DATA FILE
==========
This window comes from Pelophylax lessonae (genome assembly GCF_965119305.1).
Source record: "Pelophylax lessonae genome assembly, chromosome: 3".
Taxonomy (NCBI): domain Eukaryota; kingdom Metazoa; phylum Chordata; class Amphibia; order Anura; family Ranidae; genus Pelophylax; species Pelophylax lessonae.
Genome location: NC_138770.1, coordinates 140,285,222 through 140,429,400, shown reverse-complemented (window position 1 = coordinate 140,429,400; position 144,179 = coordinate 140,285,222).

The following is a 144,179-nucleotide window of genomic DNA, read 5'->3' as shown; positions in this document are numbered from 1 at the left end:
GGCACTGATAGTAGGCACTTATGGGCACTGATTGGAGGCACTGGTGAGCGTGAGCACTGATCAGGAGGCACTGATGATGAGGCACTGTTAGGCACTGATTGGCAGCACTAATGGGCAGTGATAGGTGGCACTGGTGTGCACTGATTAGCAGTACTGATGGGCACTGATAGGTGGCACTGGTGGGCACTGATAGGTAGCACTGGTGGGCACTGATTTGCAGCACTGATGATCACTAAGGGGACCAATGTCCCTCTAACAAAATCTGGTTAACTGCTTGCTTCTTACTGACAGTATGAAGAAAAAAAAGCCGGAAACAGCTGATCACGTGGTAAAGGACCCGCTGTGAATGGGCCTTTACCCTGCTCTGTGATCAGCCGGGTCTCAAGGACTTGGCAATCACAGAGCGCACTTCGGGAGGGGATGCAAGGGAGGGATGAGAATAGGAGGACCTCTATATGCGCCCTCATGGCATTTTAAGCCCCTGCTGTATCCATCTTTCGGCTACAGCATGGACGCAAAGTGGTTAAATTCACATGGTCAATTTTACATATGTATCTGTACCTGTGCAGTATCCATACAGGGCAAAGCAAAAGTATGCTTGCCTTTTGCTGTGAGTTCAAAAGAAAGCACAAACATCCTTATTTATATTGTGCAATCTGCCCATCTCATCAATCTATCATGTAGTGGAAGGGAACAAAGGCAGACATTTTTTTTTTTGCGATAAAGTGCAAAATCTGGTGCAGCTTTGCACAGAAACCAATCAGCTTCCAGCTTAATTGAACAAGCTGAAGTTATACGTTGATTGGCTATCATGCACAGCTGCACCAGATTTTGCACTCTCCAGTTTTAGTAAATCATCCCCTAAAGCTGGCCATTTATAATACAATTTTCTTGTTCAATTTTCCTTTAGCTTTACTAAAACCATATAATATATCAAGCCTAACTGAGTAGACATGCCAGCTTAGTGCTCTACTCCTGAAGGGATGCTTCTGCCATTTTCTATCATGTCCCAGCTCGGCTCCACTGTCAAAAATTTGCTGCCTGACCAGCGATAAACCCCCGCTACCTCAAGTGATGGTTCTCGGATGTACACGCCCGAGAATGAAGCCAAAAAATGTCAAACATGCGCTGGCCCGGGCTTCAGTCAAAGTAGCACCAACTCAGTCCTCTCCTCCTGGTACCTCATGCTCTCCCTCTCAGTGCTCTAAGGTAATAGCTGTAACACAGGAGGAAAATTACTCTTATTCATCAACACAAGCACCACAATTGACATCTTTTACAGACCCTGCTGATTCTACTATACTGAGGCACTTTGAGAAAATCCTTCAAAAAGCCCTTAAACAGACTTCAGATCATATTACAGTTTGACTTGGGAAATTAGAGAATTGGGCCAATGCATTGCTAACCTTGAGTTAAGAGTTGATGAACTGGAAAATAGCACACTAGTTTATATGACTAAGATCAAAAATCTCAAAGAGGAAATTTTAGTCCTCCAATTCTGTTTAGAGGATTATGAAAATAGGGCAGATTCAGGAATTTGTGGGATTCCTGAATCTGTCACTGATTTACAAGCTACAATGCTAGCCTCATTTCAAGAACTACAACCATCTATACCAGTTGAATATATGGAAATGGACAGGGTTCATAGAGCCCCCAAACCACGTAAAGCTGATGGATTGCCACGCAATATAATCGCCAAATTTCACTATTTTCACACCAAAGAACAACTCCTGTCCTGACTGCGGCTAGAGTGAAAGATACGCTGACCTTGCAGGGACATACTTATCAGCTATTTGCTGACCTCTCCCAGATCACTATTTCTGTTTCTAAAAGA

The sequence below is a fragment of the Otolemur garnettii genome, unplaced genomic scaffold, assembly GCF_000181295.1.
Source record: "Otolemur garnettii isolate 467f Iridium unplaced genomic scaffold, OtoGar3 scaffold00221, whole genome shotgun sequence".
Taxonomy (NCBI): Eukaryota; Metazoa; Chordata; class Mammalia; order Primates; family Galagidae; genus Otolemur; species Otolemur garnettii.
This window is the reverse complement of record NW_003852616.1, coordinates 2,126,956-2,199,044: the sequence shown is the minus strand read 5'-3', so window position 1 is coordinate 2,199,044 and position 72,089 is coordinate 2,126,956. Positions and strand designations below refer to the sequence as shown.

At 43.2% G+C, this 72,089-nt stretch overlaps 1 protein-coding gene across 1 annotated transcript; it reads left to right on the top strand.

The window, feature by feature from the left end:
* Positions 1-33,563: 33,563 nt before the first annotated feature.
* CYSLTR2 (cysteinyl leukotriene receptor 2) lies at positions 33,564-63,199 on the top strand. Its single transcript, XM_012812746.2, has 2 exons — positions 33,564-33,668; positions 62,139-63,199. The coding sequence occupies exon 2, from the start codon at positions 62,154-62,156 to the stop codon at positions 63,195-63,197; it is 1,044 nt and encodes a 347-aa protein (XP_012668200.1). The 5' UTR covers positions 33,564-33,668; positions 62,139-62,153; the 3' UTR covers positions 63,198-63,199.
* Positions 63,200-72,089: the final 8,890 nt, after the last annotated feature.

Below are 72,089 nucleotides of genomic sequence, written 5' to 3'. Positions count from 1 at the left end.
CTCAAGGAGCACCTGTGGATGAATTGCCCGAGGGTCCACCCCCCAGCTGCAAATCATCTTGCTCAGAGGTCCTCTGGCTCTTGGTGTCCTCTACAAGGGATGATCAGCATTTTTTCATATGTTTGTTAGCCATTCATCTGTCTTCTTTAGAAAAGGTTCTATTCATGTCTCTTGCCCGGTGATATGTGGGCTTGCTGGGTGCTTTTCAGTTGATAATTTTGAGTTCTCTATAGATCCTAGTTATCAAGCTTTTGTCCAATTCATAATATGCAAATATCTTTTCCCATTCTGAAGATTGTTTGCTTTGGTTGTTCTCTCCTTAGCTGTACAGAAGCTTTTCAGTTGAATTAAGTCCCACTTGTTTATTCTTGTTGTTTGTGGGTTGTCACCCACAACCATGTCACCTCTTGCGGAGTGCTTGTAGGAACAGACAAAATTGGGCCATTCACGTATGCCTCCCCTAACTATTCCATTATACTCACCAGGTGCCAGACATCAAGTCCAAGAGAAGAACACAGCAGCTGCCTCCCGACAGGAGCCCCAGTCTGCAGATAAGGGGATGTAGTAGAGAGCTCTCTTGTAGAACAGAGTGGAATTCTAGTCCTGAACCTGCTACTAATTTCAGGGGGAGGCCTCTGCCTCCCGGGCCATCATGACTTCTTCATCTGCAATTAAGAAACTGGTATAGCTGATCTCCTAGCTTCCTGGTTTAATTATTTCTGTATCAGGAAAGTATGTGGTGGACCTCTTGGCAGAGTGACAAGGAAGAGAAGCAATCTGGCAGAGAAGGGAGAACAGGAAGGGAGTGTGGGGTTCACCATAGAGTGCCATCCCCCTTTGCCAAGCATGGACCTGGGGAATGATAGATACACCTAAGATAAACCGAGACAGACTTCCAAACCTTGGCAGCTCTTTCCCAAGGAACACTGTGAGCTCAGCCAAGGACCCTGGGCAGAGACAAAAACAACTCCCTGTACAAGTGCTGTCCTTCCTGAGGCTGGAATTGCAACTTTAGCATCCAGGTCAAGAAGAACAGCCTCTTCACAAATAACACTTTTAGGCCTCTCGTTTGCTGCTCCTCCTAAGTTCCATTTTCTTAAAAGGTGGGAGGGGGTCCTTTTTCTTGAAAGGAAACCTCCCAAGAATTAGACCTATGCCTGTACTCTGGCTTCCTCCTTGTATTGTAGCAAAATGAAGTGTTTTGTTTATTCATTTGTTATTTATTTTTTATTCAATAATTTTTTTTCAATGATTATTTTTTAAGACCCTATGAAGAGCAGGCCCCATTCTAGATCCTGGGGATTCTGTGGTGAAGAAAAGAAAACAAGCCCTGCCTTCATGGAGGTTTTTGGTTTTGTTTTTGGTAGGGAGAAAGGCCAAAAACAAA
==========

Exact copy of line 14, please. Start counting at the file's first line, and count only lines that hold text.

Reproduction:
* CYSLTR2 (cysteinyl leukotriene receptor 2) lies at positions 33,564-63,199 on the top strand. Its single transcript, XM_012812746.2, has 2 exons — positions 33,564-33,668; positions 62,139-63,199. The coding sequence occupies exon 2, from the start codon at positions 62,154-62,156 to the stop codon at positions 63,195-63,197; it is 1,044 nt and encodes a 347-aa protein (XP_012668200.1). The 5' UTR covers positions 33,564-33,668; positions 62,139-62,153; the 3' UTR covers positions 63,198-63,199.